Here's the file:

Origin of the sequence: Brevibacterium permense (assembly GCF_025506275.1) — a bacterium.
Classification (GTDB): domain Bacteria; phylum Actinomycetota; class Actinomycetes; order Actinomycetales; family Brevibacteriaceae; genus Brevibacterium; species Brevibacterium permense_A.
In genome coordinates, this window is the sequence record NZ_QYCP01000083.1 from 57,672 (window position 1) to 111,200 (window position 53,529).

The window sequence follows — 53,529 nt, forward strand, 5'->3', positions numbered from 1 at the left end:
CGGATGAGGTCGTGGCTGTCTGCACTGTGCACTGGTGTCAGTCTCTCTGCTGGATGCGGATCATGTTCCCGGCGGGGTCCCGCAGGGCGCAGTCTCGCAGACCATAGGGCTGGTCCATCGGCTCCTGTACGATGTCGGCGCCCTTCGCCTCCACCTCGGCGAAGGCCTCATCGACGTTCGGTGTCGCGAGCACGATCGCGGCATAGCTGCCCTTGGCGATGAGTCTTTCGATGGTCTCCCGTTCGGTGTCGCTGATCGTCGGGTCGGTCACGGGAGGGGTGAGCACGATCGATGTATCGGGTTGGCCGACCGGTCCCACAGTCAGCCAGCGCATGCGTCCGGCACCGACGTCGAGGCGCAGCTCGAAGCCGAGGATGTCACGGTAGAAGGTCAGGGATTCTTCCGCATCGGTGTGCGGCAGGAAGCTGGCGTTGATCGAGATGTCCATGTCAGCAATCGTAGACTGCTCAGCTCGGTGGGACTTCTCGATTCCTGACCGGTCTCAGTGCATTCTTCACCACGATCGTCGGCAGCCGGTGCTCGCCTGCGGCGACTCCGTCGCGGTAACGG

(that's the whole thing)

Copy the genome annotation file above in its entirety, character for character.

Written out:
Origin of the sequence: Brevibacterium permense (assembly GCF_025506275.1) — a bacterium.
Classification (GTDB): domain Bacteria; phylum Actinomycetota; class Actinomycetes; order Actinomycetales; family Brevibacteriaceae; genus Brevibacterium; species Brevibacterium permense_A.
In genome coordinates, this window is the sequence record NZ_QYCP01000083.1 from 57,672 (window position 1) to 111,200 (window position 53,529).

The window sequence follows — 53,529 nt, forward strand, 5'->3', positions numbered from 1 at the left end:
CGGATGAGGTCGTGGCTGTCTGCACTGTGCACTGGTGTCAGTCTCTCTGCTGGATGCGGATCATGTTCCCGGCGGGGTCCCGCAGGGCGCAGTCTCGCAGACCATAGGGCTGGTCCATCGGCTCCTGTACGATGTCGGCGCCCTTCGCCTCCACCTCGGCGAAGGCCTCATCGACGTTCGGTGTCGCGAGCACGATCGCGGCATAGCTGCCCTTGGCGATGAGTCTTTCGATGGTCTCCCGTTCGGTGTCGCTGATCGTCGGGTCGGTCACGGGAGGGGTGAGCACGATCGATGTATCGGGTTGGCCGACCGGTCCCACAGTCAGCCAGCGCATGCGTCCGGCACCGACGTCGAGGCGCAGCTCGAAGCCGAGGATGTCACGGTAGAAGGTCAGGGATTCTTCCGCATCGGTGTGCGGCAGGAAGCTGGCGTTGATCGAGATGTCCATGTCAGCAATCGTAGACTGCTCAGCTCGGTGGGACTTCTCGATTCCTGACCGGTCTCAGTGCATTCTTCACCACGATCGTCGGCAGCCGGTGCTCGCCTGCGGCGACTCCGTCGCGGTAACGG